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The Mousetrap 60 Years and Still Going Strong
Agatha Christie's The Mousetrap has kept audiences guessing for six decades. It celebrated its 60th birthday, our Diamond Anniversary, in November 2012 and this world record breaking production continues to attract audiences to the St. Martin's Theatre from every corner of the globe. In her own inimitable style, Dame Agatha Christie has created an atmosphere of shuddering suspense and a brilliantly intricate plot where murder lurks around every corner.
The Mousetrap first entered the record books many years ago on 12th April 1958 when it became the longest running show of any kind in the history of British Theatre.
During the phenomenal 60 year run there have been no fewer than 382 actors and actresses appearing in the play, 116 miles of shirts have been ironed and over 415 tons of ice cream sold. Some cast members are in the Guinness Book of Records - David Raven as the 'Most Durable Actor' for 4575 performances as Major Metcalf and the late Nancy Seabrooke for a record breaking 15 years as an understudy. And for the last 38 years, St Martin's Theatre has been the home of The Mousetrap - more than half of its record breaking run!
The Mousetrap is a terrific adaptation of one of the most celebrated novels of Agatha Christie, the formidable crime novelist and playwright who was born in the photogenic English Riviera resort of Torquay in 1890. She has been cited as the best-selling novelist in history, with around two billion books sold across the world.
Agatha published her first title, The Mysterious Affair at Styles, in 1920, and was the recipient of the coveted Grand Master Award by the Mystery Writers of America in 1955. In the 1920s, she travelled the world, and credits Anglo-Irish novelist Elizabeth Bowen and English novelist Graham Greene as some of her key influences.
The murder mystery is set in the imposing Great Hall of Monkswell Manor, following a terrifying murder in Paddington. Here, Mollie and Giles Ralston are administering the finishing touches for the opening of the hall, which will be their new guest house. However, as the story progress, links appear between the murder and the manor, which spooks Mollie and Giles, who find themselves stranded in a snowstorm with a mysterious set of guests.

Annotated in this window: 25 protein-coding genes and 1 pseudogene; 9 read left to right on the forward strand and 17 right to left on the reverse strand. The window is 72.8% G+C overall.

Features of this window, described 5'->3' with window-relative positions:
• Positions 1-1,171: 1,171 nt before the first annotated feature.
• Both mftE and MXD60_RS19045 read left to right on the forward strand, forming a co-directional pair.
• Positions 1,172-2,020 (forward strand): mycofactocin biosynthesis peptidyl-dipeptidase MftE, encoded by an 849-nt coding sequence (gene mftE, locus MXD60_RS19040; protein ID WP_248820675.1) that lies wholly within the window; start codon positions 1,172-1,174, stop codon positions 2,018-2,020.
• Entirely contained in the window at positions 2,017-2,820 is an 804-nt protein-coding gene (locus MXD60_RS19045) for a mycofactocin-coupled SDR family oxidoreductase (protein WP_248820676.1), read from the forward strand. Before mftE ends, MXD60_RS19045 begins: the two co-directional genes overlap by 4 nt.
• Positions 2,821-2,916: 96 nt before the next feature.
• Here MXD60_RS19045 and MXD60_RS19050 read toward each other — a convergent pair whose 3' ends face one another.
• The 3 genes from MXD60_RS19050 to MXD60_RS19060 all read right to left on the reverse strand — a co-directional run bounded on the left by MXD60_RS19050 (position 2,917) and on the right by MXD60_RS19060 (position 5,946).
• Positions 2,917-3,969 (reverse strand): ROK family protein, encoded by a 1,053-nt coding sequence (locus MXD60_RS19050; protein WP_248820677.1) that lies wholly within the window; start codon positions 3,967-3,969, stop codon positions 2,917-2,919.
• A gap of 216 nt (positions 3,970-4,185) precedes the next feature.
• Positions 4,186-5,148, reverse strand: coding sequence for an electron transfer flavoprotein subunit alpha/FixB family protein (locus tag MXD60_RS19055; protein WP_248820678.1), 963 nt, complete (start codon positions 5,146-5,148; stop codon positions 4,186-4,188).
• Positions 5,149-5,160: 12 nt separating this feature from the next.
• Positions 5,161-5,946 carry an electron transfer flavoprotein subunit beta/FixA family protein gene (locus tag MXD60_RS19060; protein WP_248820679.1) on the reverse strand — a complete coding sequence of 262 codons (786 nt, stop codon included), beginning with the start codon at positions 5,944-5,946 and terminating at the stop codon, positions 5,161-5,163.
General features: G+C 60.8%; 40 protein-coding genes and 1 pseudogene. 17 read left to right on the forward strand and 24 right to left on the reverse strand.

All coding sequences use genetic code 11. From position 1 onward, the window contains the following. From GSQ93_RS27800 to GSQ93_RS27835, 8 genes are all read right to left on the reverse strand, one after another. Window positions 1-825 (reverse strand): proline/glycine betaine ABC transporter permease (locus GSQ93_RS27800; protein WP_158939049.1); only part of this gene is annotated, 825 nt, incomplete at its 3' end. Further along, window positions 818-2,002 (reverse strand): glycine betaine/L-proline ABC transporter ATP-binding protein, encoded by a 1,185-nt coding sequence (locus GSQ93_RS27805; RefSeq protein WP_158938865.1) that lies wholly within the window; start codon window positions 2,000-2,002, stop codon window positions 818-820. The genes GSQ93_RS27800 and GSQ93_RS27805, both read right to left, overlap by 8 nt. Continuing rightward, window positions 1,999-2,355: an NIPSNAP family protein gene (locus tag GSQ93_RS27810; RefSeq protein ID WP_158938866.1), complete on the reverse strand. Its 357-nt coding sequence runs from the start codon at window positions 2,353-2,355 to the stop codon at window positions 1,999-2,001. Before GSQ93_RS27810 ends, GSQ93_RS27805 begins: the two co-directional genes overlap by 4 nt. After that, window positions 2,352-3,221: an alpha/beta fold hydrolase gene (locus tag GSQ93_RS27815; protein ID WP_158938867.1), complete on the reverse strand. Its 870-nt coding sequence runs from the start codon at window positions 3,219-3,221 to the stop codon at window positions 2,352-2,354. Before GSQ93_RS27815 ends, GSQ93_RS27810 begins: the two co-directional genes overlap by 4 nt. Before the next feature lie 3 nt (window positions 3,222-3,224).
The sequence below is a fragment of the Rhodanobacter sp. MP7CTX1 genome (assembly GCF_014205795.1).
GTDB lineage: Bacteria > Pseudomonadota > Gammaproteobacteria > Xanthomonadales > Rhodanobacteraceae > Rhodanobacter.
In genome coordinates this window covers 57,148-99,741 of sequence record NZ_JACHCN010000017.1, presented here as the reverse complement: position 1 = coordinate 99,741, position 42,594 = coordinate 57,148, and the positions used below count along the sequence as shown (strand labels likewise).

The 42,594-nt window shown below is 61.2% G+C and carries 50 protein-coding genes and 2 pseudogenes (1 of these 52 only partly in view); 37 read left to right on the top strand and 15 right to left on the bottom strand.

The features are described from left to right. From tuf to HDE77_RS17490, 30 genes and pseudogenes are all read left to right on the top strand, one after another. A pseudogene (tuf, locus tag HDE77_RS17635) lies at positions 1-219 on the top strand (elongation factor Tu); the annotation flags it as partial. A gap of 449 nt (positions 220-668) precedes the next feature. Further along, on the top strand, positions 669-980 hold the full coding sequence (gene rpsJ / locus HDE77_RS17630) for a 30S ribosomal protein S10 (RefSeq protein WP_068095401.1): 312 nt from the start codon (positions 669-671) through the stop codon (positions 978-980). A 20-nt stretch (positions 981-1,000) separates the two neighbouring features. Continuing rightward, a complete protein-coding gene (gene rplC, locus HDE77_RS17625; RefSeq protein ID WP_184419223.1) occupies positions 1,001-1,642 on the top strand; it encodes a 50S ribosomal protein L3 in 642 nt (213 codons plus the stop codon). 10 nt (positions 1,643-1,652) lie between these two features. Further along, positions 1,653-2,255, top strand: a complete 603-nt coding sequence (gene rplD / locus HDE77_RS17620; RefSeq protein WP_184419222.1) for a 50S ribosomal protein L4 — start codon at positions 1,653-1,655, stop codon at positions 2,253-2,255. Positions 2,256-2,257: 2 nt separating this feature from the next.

Beginning in 1952, it is the longest-running play in West End history, celebrating its 25,000th performance 50 years later. During its time, The Mousetrap has been performed by more than 400 actors and actresses, and has used so much clothing that all the material used could, theoretically, stretch from West End to France, were it all bound together. Technically, this means that, between 1952 and 2002, the show was played an average of 1-2 times every day, representing tens of thousands of hours of live performances.
The Mousetrap was originally held at the Theatre Royal in Nottingham, and moved to several locations in the country, including the Theatre Royal in Newcastle, the New Theatre in Oxford, and other venues in Manchester, Leeds, Liverpool and Birmingham. It moved to St Martin's Theatre in March 1974, which has a capacity of 550 and is one of the most attractive theatres in the West End. This Grade II listed Building was completed during the First World War, and is famous for hosting the popular Edwardian-themed musical comedy Houp La!, which was produced from 1916 to 1917.
For the show's 60th anniversary, the team organised a special Gala to raise money for the Mousetrap Theatre Projects, which provides opportunities for young people to attend the theatre by working with other arts and educational organisations.
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